Dr. Sarah Mitchell
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Toddler Won't Stay in Bed? How to Help Your Toddler to Stay in Bed

Is your toddler getting out of bed repeatedly? If you are struggling with a toddler who won't stay in bed, this post will help your by giving you some tips to help you get your toddler or preschooler to stay in bed all night.

My most recent client reached out to me because "I'm going to lose it."  Her 2 year 10 month old was holding her captive at naps and bedtime.  She had to be rocked to fall asleep for nap and for bedtime.  Sometimes this could take up to an hour... and then repeat in the middle of the night.

On top of this was the beginning of the pandemic and shelter in place.  Instead of having her 2 days a week she had her 24/7.  She was feeling depleted.

Scenarios like this... where toddlers or preschoolers demand a parents presence and cry or tantrum if they don't get it are incredibly common.  In addition, they don’t discriminate.  They pop up in children who have been “amazing sleepers” and in those who “have never been great sleepers.”

Often parents get thrown off when their ‘great sleeper’ suddenly protests falling asleep independently.  Why wouldn't your LO want your company?  You are their light, their everything.  Why not try to ask for it?  And then when they get it... why wouldn't they fight rather than give that up? 

Things You Want To Avoid Doing With a Toddler Who Won’t Stay in Bed?

What you want to try and avoid doing is shaming and threatening.

Shame is the feeling that  my whole person is bad.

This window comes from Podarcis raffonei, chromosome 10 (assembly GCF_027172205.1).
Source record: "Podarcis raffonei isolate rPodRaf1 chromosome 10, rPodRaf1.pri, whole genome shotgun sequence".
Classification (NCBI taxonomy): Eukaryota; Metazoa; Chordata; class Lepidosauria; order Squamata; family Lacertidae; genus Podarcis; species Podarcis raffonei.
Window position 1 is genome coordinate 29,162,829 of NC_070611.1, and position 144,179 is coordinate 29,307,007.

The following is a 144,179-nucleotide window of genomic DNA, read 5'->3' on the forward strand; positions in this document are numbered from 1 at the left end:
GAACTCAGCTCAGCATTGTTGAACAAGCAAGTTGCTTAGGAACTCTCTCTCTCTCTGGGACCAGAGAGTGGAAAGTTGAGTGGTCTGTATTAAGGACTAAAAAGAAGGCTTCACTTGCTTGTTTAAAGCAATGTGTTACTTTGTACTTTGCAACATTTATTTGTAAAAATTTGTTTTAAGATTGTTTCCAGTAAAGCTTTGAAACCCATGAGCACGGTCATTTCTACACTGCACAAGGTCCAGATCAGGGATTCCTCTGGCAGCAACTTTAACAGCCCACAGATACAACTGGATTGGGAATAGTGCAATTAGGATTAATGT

Guilt is that I made a bad decision or did a bad action. 

Threats often bring shame.

"Good girls stay in their bed" - 

What your child hears: If I get out of bed, my whole person is essentially bad. 

"If you don't stay in bed, there's no ipad tomorrow."  

First threat/reward is so far away from the time of the behavior it is hard for your LO to correlate the two.  Second problem is the basis that I have to perform to deserve good things

And here's the challenge with this entire approach.  You're trying to control a little person with words.   You offer these sticks and they can break the relationship.  You offer a carrot... such as praise for good deeds and catching them doing well... fosters the relationship.  

Here’s the secret.  You can’t control your child’s behavior.  All you can do is control how you respond to that behavior, to help shape it. 


Read: Should Toddlers Pick Their Bedtime?


The other thing that happens when you’re using words to try and control behavior is that it often doesn’t work.  Especially with strong willed or impulsive little ones.  When it’s not working….  you start to feel desperate and hopeless.  The voices in your head start to panic and can’t compute on when this will ever end and what can I do to gain control over this situation..... and then... you yell.

Yelling is not the answer, but you already know that.  You feel bad about it afterwards, and your child who wanted your attention before the yelling REALLY wants your attention even more afterwards, even if they often push you away.  They are hurting and confused.

What Can You Do to Help Your Toddler to Stay in Bed?

First you want to make sure that you're setting your 2 to 4 year old up with the proper timing of sleep.  You can check out my toddler eguide to get schedules for 2 to 4 year old.

Then you want to work on positive praise, catch your child "being good" and praise and foster the bond between you two.  That's  a start.

If you want in detail step by step approach to end your bedtime battles, foster the bond between you and feel like you’re rocking this parenting thing… take a look at my Helping Toddlers Sleep Class

I teach all the next steps in my 1.5 hour long Helping Toddler Sleep Class for kiddos 2 to 4 years of age where we go over how to help your LO transition to a bed and stay in bed all night long using positive praise and simple wording. 

If you're ready to stop yelling or being held captive this class is for you. 

You can be loving, attached and well-rested.  

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